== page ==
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CHAPTER 16 - PowerPoint PPT Presentation


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CHAPTER 16. Dilutive Securities and Earnings per Share. ……..…………………………………………………………. Convertible Bonds. exchanged for stock at the bond holder’s option increases the value of the bond a “sweetener” might be offered to induce conversion. ACCOUNTING FOR CONVERTIBLE DEBT.

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slide1

CHAPTER 16

Dilutive Securities

and Earnings per Share

……..…………………………………………………………...

Convertible Bonds

  • exchanged for stock at the bond holder’s option
  • increases the value of the bond
  • a “sweetener” might be offered to induce conversion
slide2

ACCOUNTING FOR CONVERTIBLE DEBT

At Time of Issuance

  • recorded like a straight debt issue
  • no value allocated to conversion privilege
  • FASB considers the privilege inseparable from the bond

Cash 106,000

Bonds Payable 100,000

Premium on Bonds Payable 6,000

slide3

Bonds Payable

Premium Bond Pay

100,000

1,000

6,000

5,000

At Time of Conversion

  • stock is recorded at book value of the converted bonds
slide4

Induced Conversions

  • record the “sweetener” as an expense

Debt Conversion Expense 7,000

Bonds Payable 100,000

Premium on Bonds Payable 5,000

Common Stock 20,000

Paid-in Cap – excess of par 85,000

Cash 7,000

This is the same whether or not there is a sweetener.

slide5

Retirement of Convertible Debt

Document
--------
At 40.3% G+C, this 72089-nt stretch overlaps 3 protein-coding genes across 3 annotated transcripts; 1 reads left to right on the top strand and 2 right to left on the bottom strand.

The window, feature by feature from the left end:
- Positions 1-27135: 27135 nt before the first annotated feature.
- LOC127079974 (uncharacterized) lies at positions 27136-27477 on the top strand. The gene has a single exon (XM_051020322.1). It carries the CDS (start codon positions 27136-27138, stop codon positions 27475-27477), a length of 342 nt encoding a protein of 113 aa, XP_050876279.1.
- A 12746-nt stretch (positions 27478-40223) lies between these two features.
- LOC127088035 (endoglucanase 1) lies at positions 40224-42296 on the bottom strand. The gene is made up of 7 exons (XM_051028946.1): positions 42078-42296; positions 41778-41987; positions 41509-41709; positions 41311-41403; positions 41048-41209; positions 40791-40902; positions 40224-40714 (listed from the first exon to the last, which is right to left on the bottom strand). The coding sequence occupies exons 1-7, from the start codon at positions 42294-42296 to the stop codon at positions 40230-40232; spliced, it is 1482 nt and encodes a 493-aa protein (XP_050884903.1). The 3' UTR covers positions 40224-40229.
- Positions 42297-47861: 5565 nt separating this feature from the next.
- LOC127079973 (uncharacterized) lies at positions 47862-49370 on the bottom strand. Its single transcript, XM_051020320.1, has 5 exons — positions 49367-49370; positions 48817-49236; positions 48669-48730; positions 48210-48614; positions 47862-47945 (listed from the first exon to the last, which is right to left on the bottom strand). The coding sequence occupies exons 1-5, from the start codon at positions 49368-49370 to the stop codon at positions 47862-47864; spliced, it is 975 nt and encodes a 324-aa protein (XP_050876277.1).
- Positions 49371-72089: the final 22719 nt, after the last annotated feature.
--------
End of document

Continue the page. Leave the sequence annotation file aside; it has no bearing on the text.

• recorded like a straight debt retirement

Clear-out the balances of bonds and premium.

Not an extraordinary item

slide6

CONVERTIBLE PREFERRED STOCK

Preferred Stock

Add. Paid-in Capital

250,000

40,000

  • at conversion, common stock is recorded at book value of the converted preferred
slide7

STOCK WARRANTS

  • options to buy shares of stock at a certain price
  • warrants are issued
    • with bonds or preferred stock as an “added bonus”
    • to common stockholders with a preemptive right
    • to executives and employees
slide8

Warrants Issued with Other Securities

Example

Sold 500 $1,000 bonds for $505,000. Included with each bond is a 5-year warrant to buy 1 share of common for $25.

Incremental Method

Assume the market value of each warrant is $30 and the market value of the bonds (alone) is unknown.

slide9

Proportional Method

Assume the market value of each warrant is $30 and the market value of each bond is $990.

Mkt Value Book Value

Bonds $495,000

Warrants 15,000

slide10

STOCK COMPENSATION PLANS

Effective Compensation

  • motivate performance
    • compensation tied to performance
    • performance over which employee has control
    • short- and long-term performance
  • retain and recruit executives

Stock price is thought to be

better that Sales or other

accounting measures.

Stock options are very

attractive to managers.

slide11

The Expected Value of a Share of Stock

$ 8

18

40

22

12

Expected value $100

Possible

Stock Values Probability

$80 10%

$90 20%

$100 40%

$110 20%

$120 10%

What is the value of an option to buy 1 share of stock at $100?

slide12

The Value of a Stock Option

Possible Value of Option

Stock Values Probability to buy at $100

$80 10%

$90 20%

$100 40%

$110 20%

$120 10%

$0 $ 0

$0 0

$0 0

$10 2

$20 2

Expected value $ 4

An option to buy has value.

slide13

The Value of Volatility

Possible Value of Option

Stock Values Probability to buy at $100

$60 10%

$80 20%

$100 40%

$120 20%

$140 10%

$0 $ 0

$0 0

$0 0

$20 4

$40 4

Expected value $ 8

slide14

Accounting for Stock Compensation

  • Valuation
    • intrinsic value method: excess of market price over exercise price
    • fair value method: estimated value of options expected to vest
    • value generally measured at grant date
    • FASB now requires fair value method
  • Allocation of expense
    • expense recognized in the service period
    • generally service period = vesting period
slide15

Exercise 16-10 (Modified)